The human eyes and brain, which have finite boundaries, create a "virtual" space within our central nervous system that interprets and perceives a space that appears boundless and infinite. Using insights from studies on the visual system, we propose a novel fast processing mechanism involving the eyes, visual pathways, and cortex where external vision is imperceptibly processed in our brain in real time creating an internal representation of external space that appears as an external view. We introduce the existence of a three-dimension default space consisting of intrapersonal body space that serves as the framework where visual and non-visual sensory information is sensed and experienced. We propose that the thalamus integrates processed information from corticothalamic feedback loops and fills-in the neural component of 3D default space with an internal visual representation of external space, leading to the experience of visual consciousness. This visual space inherently evades perception so we have introduced three easy clinical tests that can assist in experiencing this visual space. We also review visual neuroanatomical pathways, binocular vision, neurological disorders, and visual phenomenon to elucidate how the representation of external visible space is recreated within the mind.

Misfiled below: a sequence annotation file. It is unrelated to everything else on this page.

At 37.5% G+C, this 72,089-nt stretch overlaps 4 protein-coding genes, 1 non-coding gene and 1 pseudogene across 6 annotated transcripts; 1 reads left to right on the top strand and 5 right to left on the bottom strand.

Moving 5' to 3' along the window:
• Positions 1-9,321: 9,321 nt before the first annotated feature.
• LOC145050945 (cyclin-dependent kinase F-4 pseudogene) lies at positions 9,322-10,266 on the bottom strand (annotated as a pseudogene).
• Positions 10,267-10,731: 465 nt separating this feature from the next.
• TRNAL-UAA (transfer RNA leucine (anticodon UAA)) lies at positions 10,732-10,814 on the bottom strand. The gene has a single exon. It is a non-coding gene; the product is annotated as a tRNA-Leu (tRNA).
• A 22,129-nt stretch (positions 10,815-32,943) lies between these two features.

Jerath, R., Crawford, M. W., & Barnes, V. A. (2015). Functional representation of vision within the mind: A visual consciousness model based in 3D default space. Journal of Medical Hypotheses and Ideas, 9(1), 45–56. https://doi.org/10.1016/j.jmhi.2015.02.001